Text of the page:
End PIL elitism

BY PRABHAKAR KULKARNI| IN Opinion | 18/09/2016
With district newspapers exposing wrong doing and highlighting important issues, why are PILs not allowed in district courts?
PRABHAKAR KULKARNI argues it is time for an amendment

 

The newspaper network in the country is now so widespread that almost every district has its own newspaper and that too equipped with new modern machinery and expertise which means they almost compete  with regional and national newspapers.

Most of the national newspapers are published in English or Hindi while regional newspapers are published in the respective regional language. Even the national and regional newspapers have been publishing their regional and district editions and cover various issues with in-depth analysis and investigative penetration.

These district editions are almost equal to the state capital-based dailies and are now gaining the same status which they have in state capitals. Even the original district newspapers in regional languages have geared up to a better standard in order to compete with the new editions of the state-based dailies. 

These district newspapers and editions are concentrating on major issues which are in the public interest: delays and corruption in administration, injustice, economic crimes which harass people and dupe them, irregularities in the nationalized and co-operative banking sector, farmers’ problems, hoarding of essential commodities by middlemen, and the failure of the decentralized Panchayat Raj system due to the non-cooperative attitude of the bureaucracy are just some of the subjects periodically covered by the district newspapers

Important public issues and injustices are taken up by the judicial system and vigilant judges in Public Interest Litigation (PIL). But at present, a PIL can be filed only in the High Court or the Supreme Court. The PIL is a right given to a socially conscious member of society or a public-spirited NGO to espouse a public cause by seeking judicial means for redressal. It may concern a breach of public duty or a violation of some provision of the Constitution.

The PIL is the device by which public participation in the judicial review of administrative action is assured. It has the effect of making the judicial process a little more democratic. In almost in all Indian states, lethargy, inefficiency and corruption in government departments have become a bane for large numbers of people and no state government has so far been able to eradicate them.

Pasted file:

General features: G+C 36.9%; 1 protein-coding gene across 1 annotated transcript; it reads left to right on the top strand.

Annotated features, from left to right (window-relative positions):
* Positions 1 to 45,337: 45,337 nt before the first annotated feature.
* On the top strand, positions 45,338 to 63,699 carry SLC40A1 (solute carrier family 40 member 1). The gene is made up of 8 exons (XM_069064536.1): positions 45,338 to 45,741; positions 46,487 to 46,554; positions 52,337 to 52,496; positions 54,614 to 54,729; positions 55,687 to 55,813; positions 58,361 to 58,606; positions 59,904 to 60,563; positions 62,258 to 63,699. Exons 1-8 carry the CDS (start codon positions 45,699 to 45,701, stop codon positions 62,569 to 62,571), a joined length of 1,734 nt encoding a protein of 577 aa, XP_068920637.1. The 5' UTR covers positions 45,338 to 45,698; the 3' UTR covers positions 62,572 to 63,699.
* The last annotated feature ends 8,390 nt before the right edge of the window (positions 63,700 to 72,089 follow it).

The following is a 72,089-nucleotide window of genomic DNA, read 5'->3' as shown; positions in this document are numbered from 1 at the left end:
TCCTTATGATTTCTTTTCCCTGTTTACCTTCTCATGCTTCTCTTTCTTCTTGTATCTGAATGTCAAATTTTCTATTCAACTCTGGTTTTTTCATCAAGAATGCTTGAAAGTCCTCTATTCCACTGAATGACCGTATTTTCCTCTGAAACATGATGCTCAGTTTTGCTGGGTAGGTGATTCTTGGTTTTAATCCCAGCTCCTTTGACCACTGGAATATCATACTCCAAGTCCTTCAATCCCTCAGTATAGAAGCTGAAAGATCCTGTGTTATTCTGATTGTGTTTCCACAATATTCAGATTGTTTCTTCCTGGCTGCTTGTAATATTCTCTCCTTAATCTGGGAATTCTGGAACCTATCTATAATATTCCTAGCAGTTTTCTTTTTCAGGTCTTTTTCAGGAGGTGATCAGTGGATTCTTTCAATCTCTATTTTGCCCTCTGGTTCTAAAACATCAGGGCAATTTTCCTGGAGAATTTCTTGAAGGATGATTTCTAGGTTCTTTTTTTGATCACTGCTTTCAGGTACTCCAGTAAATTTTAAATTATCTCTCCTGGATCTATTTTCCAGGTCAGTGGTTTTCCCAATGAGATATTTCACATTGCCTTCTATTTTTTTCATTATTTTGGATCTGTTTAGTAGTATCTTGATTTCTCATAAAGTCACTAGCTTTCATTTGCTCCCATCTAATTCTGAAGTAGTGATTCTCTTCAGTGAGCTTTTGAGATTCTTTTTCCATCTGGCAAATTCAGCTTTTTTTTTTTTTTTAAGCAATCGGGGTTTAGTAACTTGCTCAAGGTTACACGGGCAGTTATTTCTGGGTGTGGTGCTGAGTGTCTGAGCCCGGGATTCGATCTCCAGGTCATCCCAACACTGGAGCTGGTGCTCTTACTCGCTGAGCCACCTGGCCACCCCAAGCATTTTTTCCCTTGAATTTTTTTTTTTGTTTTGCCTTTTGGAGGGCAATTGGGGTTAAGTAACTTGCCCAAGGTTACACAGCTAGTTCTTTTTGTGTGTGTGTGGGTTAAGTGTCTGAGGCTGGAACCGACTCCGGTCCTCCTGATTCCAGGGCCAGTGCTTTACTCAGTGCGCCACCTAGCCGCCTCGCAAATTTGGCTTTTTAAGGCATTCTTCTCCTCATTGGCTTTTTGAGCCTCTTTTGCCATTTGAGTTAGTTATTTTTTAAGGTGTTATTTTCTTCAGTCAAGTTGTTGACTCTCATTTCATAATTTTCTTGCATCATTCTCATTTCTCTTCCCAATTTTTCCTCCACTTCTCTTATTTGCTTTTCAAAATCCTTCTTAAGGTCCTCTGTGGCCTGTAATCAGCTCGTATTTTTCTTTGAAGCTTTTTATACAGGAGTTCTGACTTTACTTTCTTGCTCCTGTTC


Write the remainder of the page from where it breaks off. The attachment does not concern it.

The rule by which, under the Constitution,  a PIL can only be heard at the High Court or Supreme Court level needs to change. A PIL should be allowed in district courts. For this, a constitutional amendment is necessary so that even district courts are allowed to conduct cases under the PIL.

When the constitutional provision was initially made, most national newspapers were based in state capitals and it was quite reasonable that the High Courts were expected to consider cases for PIL litigation only on the basis of news reports published in these newspapers. But now, as most national newspapers are spread over regions and districts, more public grievances are being reported by way of news and investigative newsletters. It is, therefore, necessary that the district courts should be empowered to initiate Public Interest Litigation for the sake of the public good otherwise the grievances and injustices reported in newspapers at this level go neglected.  

The district courts are competent enough to hear PIL cases. District advocates also possess sufficient legal acumen and knowledge to  be able to conduct the argumentative aspect of such cases with ease.

Nor is it unusual to demand a constitutional amendment. From time to time – to meet changing public needs – amendments are made. Both the Union government and state governments should take the lead and MLAs and MPs of all political parties should support such a move.

State Assemblies may demand amendment by resolution while Parliament will respond to the demand and pass the amendment unanimously. This is because this amendment will not be based on any controversial issue but is purely in the public interest.

Once the district courts are empowered to hear PIL cases, it will create an atmosphere conducive to legal remedies for the frustrations and grievances that are brought to light in district newspapers. In fact, some exposes that have become national issues have originated in the district editions of newspapers.

If district courts are given the power to proceed with PIL litigation against corrupt officials and practices, ‘PIL justice’ will become available to people in small cities and the adjacent rural areas in our vast country.

Prabhakar Kulkarni is a senior journalist in Kolhapur in southern Maharashtra.

 

 

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